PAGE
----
Is Your Child Driving You Crazy?
Mental health disorders in children are more common than one might think. In fact, they affect one in every five young people today, interfering with their social, emotional, and cognitive development.
Common childhood disorders include, but are not limited to, depression, anxiety, attention-deficit/hyperactivity disorders, conduct disorders, autism, and obsessive-compulsive disorders, like self-cutting, anorexia, bulimia and obsessive, ritualistic behaviors.
Such disorders are both biological (e.g., they may be genetic) and environmental (resulting from exposure to violence, stress, loss, toxins). When left undiagnosed and untreated, children and their families suffer needlessly. Children can't just "get over" these problems alone. They need your help to overcome them, so they become happy, healthy, well-adjusted adults.
Fortunately, most children are resilient. When mental health issues are diagnosed and treated early, children often have excellent long-term outcomes. If you are concerned about your child's emotional health or development, it's important to get a check-up with a qualified therapist...just as you would see your pediatrician if you were concerned about your child's physical health.
All children play, act out, and occasionally do odd or alarming things. Sometimes these behaviors are transitory and developmental. But if your child shows feelings and behaviors that concern you-or persist long-term-find a therapist that specializes in treating behavioral disorders in children. A diagnostic assessment can determine if a behavior is just a phase or something more serious that requires intervention.
Warning Signs Your Child Needs Help
- Anxious or often worried
- Poor concentration or inability to sit still, focus attention
- Sad and hopeless feelings that do not go away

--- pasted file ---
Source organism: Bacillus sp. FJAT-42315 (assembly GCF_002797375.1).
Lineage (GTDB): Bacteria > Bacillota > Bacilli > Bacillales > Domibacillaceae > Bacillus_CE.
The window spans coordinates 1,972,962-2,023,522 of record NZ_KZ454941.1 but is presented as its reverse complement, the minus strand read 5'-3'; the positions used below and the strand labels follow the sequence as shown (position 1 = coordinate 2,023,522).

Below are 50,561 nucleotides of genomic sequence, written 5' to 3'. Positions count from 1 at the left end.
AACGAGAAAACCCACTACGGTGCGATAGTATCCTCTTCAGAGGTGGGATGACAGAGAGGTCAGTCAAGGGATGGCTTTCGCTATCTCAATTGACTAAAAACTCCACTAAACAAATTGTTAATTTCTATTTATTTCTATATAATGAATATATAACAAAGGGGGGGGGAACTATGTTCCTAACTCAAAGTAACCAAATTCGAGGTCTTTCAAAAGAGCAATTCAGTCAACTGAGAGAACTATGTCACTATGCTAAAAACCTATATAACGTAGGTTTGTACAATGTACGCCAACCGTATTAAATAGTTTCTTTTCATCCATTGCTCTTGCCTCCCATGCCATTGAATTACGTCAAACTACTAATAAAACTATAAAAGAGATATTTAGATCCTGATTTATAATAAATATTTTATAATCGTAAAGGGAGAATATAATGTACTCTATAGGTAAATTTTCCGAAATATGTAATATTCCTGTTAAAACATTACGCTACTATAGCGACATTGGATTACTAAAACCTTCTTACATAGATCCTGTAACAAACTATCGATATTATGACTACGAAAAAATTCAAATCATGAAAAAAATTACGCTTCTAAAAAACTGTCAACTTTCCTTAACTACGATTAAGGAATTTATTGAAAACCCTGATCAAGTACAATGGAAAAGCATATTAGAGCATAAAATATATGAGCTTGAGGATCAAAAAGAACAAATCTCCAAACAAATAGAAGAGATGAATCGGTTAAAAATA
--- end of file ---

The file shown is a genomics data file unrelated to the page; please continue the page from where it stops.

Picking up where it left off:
- Very angry or crying most of the time, overreacting to things
- Declining performance in school
- Unexplained fears
- Suicidal tendencies
- A need to wash, count, or perform certain rituals hundreds of times
per day to avoid unsubstantiated danger
- Obsessive dieting/exercise, unexplained weight loss, avoiding food,
binging and purging, excessive visits to the bathroom after meals
- Loss of interest in things once enjoyed
- Daydreaming too much and not completing tasks
- Feeling overwhelmed by life
- Hearing voices that cannot be explained
- Setting fires, purposefully killing or hurting animals
- Breaking the law without regard for other people
What You Can Do Right Now
- Reward good behaviors: Children
profoundly want to please their parents. You can ease family tension and
build self-esteem by noticing and rewarding positive behaviors in your
child on a daily basis. If you do so consistently but bad behaviors
don't decrease, he/she may need professional attention.
- Seek help: Sometimes parents need to relieve their anxiety
about their child to understand whether or not an issue is a serious
one. If it is serious, Marriage and Family Therapists are uniquely
trained to assess the possibilities and diagnose and treat the true
problem (i.e. trauma, family dynamics, a true disorder).
- Be informed about medications: While medications can provide
relief from unpleasant symptoms, they do not address the underlying
causes of the emotional distress. Individual or family therapy is an
appropriate first step in diagnosis because it may offer an effective
non-chemical intervention. In other situations, medication and therapy
work most effectively together.
- Seek out support groups and information: Once you have a
diagnosis, there's just no substitute for someone who has walked in your
shoes. Your therapist can help connect you to appropriate support
groups, information resources, and other specialists who can help you
and your child.
American National Hotline
Autism Research Institute
Child Help USA